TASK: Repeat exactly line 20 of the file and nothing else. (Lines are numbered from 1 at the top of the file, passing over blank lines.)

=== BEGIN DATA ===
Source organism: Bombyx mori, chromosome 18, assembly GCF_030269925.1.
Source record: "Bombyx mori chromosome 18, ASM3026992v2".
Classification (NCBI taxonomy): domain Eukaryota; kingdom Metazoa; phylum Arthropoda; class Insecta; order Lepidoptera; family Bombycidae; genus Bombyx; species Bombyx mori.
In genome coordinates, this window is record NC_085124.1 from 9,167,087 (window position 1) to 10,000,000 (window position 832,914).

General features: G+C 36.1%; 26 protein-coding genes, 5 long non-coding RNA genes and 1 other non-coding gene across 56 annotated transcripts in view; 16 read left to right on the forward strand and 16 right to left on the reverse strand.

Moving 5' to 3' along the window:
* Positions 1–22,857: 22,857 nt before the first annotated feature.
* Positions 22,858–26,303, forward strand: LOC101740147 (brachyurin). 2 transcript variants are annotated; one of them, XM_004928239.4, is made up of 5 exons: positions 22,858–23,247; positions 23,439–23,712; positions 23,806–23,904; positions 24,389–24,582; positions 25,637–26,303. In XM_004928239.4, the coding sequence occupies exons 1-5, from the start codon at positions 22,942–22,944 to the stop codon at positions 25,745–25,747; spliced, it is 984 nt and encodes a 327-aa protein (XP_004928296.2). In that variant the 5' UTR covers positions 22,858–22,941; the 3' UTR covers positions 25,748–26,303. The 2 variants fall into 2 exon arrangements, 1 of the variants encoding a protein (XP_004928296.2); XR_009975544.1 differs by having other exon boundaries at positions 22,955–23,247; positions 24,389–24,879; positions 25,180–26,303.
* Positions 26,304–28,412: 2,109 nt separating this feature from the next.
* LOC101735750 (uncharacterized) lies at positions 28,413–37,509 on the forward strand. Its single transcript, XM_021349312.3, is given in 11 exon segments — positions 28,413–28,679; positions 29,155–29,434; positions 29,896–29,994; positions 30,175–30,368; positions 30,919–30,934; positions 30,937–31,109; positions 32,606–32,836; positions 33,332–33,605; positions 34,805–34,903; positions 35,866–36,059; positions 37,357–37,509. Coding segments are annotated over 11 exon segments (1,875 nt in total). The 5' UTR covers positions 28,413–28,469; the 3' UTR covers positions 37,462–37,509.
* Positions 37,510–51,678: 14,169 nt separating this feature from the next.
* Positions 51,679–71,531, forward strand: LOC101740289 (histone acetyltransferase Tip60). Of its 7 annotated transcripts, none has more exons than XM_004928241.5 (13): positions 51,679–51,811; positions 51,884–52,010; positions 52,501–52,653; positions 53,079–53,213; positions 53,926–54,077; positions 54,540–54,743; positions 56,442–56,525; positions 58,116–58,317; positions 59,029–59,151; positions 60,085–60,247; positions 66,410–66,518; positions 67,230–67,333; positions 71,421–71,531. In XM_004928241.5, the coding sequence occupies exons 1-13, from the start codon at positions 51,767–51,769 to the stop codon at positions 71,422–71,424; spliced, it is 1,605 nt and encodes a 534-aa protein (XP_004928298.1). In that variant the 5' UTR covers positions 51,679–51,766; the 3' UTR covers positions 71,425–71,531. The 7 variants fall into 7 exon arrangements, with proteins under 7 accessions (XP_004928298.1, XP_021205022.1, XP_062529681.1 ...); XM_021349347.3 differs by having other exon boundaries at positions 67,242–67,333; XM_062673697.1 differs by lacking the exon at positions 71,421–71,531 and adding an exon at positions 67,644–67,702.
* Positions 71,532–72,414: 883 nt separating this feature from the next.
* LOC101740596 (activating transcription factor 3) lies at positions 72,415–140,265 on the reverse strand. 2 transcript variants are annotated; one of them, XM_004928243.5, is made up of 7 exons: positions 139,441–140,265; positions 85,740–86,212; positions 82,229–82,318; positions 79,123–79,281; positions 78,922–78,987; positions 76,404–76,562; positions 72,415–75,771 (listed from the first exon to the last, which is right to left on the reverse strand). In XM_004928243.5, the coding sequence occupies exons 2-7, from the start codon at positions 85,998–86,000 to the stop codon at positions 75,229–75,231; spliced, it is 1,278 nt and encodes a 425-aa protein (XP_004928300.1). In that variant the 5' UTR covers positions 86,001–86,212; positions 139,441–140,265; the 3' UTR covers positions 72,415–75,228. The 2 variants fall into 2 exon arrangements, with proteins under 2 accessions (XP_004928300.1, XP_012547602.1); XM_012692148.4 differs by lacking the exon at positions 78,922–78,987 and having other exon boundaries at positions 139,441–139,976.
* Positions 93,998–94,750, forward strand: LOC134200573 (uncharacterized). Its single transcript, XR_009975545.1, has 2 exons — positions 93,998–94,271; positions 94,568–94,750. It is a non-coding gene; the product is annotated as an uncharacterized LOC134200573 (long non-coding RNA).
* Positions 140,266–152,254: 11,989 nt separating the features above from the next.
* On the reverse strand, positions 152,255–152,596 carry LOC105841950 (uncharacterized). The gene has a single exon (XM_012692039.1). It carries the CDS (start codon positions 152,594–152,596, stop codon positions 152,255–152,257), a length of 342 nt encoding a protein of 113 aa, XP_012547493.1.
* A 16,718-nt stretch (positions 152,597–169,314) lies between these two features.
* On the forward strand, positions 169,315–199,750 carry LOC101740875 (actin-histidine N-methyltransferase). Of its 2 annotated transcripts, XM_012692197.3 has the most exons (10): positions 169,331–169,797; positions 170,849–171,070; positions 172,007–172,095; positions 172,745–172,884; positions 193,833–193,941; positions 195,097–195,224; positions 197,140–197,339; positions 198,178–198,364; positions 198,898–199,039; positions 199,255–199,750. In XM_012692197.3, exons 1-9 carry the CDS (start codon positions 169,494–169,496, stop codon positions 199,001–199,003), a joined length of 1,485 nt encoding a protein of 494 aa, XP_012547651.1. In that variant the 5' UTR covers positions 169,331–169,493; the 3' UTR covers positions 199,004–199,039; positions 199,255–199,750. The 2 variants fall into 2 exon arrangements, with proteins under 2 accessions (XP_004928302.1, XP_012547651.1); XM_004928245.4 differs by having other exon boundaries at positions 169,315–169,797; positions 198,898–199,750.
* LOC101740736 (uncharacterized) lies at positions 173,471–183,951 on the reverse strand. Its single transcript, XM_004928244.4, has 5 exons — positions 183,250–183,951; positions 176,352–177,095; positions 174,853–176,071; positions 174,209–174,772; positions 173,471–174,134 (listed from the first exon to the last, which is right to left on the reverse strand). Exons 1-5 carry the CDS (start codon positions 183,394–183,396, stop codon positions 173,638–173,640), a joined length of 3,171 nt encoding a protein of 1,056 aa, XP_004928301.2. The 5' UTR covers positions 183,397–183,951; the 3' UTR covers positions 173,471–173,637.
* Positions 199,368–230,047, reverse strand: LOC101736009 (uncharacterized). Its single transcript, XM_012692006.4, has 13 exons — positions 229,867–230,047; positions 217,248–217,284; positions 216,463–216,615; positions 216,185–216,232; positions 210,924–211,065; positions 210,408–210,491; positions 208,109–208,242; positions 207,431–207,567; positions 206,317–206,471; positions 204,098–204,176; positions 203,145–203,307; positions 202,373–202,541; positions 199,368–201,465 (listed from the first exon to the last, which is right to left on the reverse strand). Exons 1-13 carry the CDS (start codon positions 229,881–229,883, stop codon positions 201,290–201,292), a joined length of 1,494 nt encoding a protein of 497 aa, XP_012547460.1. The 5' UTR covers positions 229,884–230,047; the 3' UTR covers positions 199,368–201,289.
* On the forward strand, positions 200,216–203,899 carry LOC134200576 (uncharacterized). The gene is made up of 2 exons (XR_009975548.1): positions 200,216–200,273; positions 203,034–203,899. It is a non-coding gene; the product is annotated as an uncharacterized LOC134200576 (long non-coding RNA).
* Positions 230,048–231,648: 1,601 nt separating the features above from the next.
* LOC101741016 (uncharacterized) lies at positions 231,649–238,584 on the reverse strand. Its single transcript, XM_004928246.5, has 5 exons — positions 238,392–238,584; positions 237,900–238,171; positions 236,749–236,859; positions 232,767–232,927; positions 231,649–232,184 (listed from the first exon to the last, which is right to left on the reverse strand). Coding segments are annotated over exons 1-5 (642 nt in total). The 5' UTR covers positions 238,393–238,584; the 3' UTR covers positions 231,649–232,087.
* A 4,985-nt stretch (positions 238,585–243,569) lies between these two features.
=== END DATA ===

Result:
* LOC101740736 (uncharacterized) lies at positions 173,471–183,951 on the reverse strand. Its single transcript, XM_004928244.4, has 5 exons — positions 183,250–183,951; positions 176,352–177,095; positions 174,853–176,071; positions 174,209–174,772; positions 173,471–174,134 (listed from the first exon to the last, which is right to left on the reverse strand). Exons 1-5 carry the CDS (start codon positions 183,394–183,396, stop codon positions 173,638–173,640), a joined length of 3,171 nt encoding a protein of 1,056 aa, XP_004928301.2. The 5' UTR covers positions 183,397–183,951; the 3' UTR covers positions 173,471–173,637.